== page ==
Mirror in February
The day dawns with scent of must and rain,
Of opened soil, dark trees, dry bedroom air.
Under the fading lamp, half dressed – my brain
Idling on some compulsive fantasy-
I towel my shaven jaw and stop, and stare,
Riveted by a dark exhausted eye,
A dry downturning mouth.
It seems again that it is time to learn,
To which, for the time being, I return.
In this untiring, crumbling place of growth
Now plainly in the mirror of my soul
I read that I have looked my last on youth
And little more; for they are not made whole
That reach the age of Christ.
Below my window the awakening trees,
Hacked clean for better bearing, stand defaced
Suffering their brute necessities,
And how should the flesh not quail that span for span
Is mutilated more? In slow distaste
I fold my towel with what grace I can,
Not young and not renewable, but man.
He stared- caught in the glass lit prism
the oneiri illuminated a mind reading~ the face morphed
to a blob fish
the autonomic nervous system
a silent confabulation with beats
A scry once before and now
laying on the catafalque holding the tension of the living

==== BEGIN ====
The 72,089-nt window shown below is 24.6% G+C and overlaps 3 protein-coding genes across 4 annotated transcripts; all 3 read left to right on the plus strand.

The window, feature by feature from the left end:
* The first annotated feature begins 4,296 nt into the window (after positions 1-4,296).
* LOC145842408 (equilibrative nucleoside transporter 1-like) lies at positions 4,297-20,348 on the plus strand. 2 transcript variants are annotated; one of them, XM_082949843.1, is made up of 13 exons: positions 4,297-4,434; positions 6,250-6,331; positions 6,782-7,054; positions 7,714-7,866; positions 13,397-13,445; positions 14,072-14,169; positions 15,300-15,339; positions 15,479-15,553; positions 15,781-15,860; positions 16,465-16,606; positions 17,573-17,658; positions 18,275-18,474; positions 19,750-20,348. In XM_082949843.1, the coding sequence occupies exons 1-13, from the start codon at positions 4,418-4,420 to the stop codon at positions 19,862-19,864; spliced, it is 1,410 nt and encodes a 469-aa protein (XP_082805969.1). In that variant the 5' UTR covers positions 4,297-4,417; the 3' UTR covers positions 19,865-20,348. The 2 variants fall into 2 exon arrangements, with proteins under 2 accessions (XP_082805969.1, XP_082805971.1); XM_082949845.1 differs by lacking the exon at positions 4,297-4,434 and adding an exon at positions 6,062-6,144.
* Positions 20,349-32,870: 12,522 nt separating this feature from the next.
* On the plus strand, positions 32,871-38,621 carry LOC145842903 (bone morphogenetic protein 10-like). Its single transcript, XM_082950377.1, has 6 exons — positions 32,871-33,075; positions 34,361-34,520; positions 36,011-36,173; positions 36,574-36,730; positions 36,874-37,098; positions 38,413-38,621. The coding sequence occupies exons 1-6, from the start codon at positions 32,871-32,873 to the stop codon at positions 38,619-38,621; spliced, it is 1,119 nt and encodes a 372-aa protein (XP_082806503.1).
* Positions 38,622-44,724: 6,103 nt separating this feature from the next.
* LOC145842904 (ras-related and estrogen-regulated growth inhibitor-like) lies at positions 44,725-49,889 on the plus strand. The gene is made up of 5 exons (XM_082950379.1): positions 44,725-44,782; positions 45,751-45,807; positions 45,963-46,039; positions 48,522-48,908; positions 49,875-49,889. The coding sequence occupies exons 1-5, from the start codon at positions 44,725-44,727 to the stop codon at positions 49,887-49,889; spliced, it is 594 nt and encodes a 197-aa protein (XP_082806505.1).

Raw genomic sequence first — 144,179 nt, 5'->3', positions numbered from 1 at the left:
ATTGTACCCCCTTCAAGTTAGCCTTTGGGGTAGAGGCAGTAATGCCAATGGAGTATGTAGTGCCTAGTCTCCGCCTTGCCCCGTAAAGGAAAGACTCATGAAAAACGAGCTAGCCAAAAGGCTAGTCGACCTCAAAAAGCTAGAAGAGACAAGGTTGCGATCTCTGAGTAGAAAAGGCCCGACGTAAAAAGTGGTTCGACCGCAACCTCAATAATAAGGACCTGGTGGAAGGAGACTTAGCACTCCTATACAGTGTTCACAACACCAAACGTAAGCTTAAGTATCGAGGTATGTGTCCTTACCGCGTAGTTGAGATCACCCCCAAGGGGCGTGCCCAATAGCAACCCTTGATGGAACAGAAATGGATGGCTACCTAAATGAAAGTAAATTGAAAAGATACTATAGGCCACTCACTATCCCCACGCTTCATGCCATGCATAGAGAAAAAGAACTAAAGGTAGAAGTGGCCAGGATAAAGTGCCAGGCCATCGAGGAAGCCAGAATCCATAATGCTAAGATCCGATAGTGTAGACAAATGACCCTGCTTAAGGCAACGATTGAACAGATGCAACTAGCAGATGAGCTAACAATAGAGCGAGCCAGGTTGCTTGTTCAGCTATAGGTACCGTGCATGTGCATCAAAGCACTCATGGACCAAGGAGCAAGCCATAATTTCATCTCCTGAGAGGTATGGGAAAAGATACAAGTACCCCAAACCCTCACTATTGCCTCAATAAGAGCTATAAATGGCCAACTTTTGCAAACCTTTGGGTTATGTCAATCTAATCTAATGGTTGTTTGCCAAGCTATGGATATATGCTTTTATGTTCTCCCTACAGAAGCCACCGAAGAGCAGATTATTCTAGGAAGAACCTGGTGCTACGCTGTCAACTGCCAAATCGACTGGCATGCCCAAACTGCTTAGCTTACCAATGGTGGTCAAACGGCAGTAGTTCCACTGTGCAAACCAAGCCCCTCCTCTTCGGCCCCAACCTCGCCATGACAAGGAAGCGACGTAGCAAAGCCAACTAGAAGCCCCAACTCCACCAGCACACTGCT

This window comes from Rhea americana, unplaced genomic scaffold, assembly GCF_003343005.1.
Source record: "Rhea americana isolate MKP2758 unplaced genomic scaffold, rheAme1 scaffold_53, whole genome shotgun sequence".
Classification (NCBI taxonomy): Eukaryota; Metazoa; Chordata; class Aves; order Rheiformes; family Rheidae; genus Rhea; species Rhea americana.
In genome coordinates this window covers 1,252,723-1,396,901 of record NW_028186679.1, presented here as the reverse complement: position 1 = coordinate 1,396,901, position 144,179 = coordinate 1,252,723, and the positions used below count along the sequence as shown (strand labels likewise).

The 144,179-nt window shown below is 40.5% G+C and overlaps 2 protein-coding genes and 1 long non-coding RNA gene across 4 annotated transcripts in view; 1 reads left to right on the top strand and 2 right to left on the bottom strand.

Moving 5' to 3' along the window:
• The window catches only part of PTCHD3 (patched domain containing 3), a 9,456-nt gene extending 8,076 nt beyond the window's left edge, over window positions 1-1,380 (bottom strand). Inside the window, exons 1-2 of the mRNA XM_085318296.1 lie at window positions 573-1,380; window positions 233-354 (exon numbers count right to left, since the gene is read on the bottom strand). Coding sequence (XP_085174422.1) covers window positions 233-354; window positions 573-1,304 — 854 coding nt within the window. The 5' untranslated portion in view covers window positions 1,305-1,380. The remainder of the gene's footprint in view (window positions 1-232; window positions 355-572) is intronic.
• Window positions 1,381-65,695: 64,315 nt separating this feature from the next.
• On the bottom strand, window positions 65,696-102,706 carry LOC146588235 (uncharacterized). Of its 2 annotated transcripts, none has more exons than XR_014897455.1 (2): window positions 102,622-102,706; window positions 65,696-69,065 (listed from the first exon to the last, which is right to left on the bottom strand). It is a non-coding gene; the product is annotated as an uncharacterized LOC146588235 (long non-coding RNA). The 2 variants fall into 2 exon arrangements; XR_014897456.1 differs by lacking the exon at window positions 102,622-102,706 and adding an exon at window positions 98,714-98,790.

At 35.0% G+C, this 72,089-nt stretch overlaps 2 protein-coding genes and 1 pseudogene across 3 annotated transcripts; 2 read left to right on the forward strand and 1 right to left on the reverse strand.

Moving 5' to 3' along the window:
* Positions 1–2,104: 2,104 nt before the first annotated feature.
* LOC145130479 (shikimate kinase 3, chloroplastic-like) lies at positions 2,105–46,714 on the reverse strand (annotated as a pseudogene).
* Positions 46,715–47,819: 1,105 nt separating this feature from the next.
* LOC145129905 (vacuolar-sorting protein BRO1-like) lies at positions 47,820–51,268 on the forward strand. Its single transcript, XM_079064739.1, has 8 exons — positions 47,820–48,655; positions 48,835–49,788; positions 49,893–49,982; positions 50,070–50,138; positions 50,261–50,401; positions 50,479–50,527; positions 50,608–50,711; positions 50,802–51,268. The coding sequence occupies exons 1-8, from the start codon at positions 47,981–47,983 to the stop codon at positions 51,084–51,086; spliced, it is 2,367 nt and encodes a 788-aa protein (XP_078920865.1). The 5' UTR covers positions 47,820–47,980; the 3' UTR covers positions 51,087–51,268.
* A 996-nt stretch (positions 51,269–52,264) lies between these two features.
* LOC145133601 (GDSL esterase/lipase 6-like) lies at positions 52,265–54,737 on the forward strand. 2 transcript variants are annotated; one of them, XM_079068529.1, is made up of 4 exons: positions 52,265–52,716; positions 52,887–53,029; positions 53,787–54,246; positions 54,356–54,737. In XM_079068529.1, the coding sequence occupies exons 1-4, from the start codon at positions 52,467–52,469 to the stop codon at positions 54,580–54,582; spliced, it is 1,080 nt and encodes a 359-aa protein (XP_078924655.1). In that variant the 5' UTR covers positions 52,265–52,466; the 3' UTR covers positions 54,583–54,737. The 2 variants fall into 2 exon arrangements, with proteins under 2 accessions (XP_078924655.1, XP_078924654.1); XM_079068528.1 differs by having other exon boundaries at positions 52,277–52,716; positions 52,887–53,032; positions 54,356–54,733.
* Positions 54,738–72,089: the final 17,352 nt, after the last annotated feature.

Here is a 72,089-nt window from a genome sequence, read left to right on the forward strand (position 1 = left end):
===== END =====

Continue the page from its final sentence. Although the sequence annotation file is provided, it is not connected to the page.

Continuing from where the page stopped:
while he decathects
with his life saving catheter
THE HARPYIAI (or Harpies) were the spirits of sudden, sharp gusts of wind. They were known as the hounds of Zeus and were despatched by the god to snatch away (harpazô) people and things from the earth. Sudden, mysterious dissappearances were often attributed to the Harpyiai.
The Harpies were once sent by Zeus to plague King Phineus of Thrake as punishment for revealing the secrets of the gods. Whenever a plate of food was set before him, the Harpies would swoop down and snatch it away, befouling any scraps left behind. When the Argonauts came to visit, the winged Boreades gave chase, and pursued the Harpies to the Strophades Islands, where the goddess Iris commanded them to turn back and leave the storm-spirits unharmed.
Spittle of Kerberos. Herakles was sent to fetch Kerberos forth from the underworld as one of his twelve labours. The spittle of the beast dripped upon the earth, and from it sprang the first aconite plant. (Source: Ovid)
KERBEROS (or Cerberus) was the gigantic hound which guarded the gates of Haides. He was posted to prevent ghosts of the dead from leaving the underworld. Kerberos was described as a three-headed dog with a serpent’s tail, a mane of snakes, and a lion’s claws. Some say he had fifty heads, though this number might have included the heads of his serpentine mane.
Herakles was sent to fetch Kerberos forth from the underworld as one of his twelve labours, a task which he accomplished through the grace of Persephone.